“We wonder if there’s something else goin on-like inner peace.”
    Make you wonder, will medical professionals start telling patients to go to church?
    When asked Orman didn’t think so by responding:
    “There seems to be a widespread feeling that this would be inappropriate.”
    Claudia Kalb wrote, in Newsweek, an article describing the physical benefits of faith.
    According to her sources:
    The life expectancy increases from 75 years (person who never attends) to 83 years (someone who attends more than weekly).
    I’m not qualified to analyze this research, but I am certain that following the Bible’s teaching does improve lives.
    Our positive interaction with one another in the church community may lengthen our lives, but will certainly improve the quality of our lives.
    TRANS - Life in community makes life richer and longer.
    But, there is more.

    Life in community helps us face trials.

    (pass paper)
    Take this piece of paper and crumple it into a small a ball as you can.
    Even if you are super strong, the ball is still 75% air.
    University of Chicago physicist Sidney Nagle wondered how air could hold up something as thin a sheet of paper.
    He studied the question by crumpling up Mylar sheets and then putting them under a heavy piston.
    He noted the most of the compression happed in the first few seconds, but that the piston kept crushing the sheets by small amounts up to three weeks later.
    He discovered that squeezing a tightly crushed wad down to half its volume takes 64 times as much force as a normal person can exert.
    Nagle stated, “Even a weight lifter isn’t 64 times stronger than the average person.”
    He found that the paper resists compression because crumples in the paper consist of small peaks joined by a network of ridges.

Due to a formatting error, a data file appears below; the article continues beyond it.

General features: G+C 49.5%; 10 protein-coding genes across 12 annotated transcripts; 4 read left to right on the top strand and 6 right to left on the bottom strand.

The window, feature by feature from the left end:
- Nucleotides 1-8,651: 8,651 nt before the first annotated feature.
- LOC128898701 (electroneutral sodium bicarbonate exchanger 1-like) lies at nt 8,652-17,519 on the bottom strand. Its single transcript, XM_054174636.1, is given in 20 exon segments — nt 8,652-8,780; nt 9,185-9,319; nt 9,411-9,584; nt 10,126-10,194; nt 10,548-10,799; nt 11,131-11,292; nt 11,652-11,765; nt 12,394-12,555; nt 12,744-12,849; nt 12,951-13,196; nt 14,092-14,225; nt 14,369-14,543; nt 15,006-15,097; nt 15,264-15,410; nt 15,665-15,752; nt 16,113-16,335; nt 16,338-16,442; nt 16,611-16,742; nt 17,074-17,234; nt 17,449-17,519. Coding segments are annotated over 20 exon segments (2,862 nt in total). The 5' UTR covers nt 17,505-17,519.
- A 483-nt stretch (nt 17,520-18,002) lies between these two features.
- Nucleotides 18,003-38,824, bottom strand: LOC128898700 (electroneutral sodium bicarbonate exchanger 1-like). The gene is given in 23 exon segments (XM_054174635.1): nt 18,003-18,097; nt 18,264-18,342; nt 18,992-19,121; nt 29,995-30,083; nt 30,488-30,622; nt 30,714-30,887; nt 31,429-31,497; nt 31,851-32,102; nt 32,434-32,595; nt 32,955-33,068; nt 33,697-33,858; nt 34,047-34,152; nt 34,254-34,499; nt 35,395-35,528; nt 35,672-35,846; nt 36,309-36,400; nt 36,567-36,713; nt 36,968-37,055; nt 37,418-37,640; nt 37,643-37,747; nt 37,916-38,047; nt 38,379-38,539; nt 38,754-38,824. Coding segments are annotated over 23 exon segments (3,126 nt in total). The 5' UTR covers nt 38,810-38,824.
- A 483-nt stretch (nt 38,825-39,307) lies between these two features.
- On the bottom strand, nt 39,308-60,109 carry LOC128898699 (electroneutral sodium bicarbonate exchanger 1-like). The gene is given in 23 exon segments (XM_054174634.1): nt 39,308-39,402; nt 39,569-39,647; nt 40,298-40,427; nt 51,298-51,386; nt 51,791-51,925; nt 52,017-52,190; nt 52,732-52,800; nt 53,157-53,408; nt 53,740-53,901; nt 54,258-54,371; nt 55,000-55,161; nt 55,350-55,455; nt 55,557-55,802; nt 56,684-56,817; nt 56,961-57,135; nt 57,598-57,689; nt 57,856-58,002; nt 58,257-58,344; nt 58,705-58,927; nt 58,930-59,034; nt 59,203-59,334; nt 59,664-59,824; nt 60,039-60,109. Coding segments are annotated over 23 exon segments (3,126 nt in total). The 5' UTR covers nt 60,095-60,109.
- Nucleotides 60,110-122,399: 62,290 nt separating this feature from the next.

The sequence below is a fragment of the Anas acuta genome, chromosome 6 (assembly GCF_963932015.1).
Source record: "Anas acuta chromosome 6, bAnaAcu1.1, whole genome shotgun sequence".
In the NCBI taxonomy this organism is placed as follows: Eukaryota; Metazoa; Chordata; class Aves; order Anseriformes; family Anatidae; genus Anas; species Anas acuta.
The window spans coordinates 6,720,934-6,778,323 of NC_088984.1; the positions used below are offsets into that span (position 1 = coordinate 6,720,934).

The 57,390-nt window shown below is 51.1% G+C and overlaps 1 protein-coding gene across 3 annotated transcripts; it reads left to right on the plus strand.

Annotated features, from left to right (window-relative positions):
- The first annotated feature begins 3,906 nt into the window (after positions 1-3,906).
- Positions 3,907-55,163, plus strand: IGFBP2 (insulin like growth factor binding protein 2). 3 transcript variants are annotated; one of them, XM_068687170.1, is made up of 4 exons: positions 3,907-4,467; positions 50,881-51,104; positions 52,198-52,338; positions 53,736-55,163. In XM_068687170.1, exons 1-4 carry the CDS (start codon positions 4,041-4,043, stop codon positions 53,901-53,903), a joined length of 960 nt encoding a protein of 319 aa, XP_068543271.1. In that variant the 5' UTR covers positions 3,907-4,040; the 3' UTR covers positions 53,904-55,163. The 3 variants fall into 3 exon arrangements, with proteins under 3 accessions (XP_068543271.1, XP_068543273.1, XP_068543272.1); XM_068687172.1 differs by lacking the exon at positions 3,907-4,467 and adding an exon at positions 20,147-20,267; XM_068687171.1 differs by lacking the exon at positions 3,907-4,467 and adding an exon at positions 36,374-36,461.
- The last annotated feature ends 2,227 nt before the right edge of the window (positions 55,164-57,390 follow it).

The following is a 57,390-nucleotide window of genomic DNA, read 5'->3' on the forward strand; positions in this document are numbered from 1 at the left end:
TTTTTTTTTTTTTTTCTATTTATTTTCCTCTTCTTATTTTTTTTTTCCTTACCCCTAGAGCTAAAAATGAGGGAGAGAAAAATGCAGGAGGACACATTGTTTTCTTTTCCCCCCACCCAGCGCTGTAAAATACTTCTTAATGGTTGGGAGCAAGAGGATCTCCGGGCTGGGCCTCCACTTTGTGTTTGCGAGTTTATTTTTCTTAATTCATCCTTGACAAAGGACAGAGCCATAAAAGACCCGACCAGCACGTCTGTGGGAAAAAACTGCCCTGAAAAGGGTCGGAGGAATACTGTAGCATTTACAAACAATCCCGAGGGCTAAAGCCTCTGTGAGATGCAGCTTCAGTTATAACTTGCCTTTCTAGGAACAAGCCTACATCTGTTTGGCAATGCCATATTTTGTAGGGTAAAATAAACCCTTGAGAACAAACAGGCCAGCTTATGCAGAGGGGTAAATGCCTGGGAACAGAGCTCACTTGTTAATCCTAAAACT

To crush the balls further, each ridge has to buckle in two.
    Compressing the ball creates more ridges, which requires even more energy to break.
    In community, we are better able to withstand trials.
    God’s power is displayed as we form a network of ridges and small peaks that keep the community of believers from being crushed.
    2 Corinthians 4:7–10 ESV
    But we have this treasure in jars of clay, to show that the surpassing power belongs to God and not to us. We are afflicted in every way, but not crushed; perplexed, but not driven to despair; persecuted, but not forsaken; struck down, but not destroyed; always carrying in the body the death of Jesus, so that the life of Jesus may also be manifested in our bodies.
    TRANS - Richer, longer, facing trials, there are so many benefits about life in community.
    But, we’re not done.

    Life in community has Kingdom benefits.

    Mark 6:7 ESV
    And he called the twelve and began to send them out two by two, and gave them authority over the unclean spirits.
    Luke 10:1 ESV
    After this the Lord appointed seventy-two others and sent them on ahead of him, two by two, into every town and place where he himself was about to go.
    Jesus paired up the disciples to go out and minister.
    Two can work more effectively than one.
    Ecclesiastes 4:12 ESV
    And though a man might prevail against one who is alone, two will withstand him—a threefold cord is not quickly broken.
    There is more to it than just getting things done effectively.
    We grow as we go about ministering together.
    We learn from one another.
    Proverbs 27:17 ESV
    Iron sharpens iron, and one man sharpens another.
    Perhaps the most important reason is because Christian faith is not meant to be lived in isolation, but in community.
    The ministry is important and serving together is important.
    Acts 2:1 ESV
    When the day of Pentecost arrived, they were all together in one place.
    Last Sunday we met with Beit Tickvah and figured out how we can work better by working together.
    This past Wednesday we had a leader and administration meeting.
    Our focus is on kingdom building.
    We are “one” in the sense that we know people need Jesus and as one we are better equipped to bring His message to our community.

    What does this mean?

    Fellowship in community:
    feeds our soul
    extends our life span
    gives us strength during trials
    helps us accomplish kingdom goals
    This is one of God’s purposes for us.
    Are you fulfilling it?
    Are you making the effort to be in community with fellow believers, or are you settling for living your life in isolation?
      • Psalm 119:63ESV

      • 2 Corinthians 4:7–10ESV

      • Mark 6:7ESV

      • Luke 10:1ESV

      • Ecclesiastes 4:12ESV

      • Proverbs 27:17ESV

      • Acts 2:1ESV

  • It Is Well With My Soul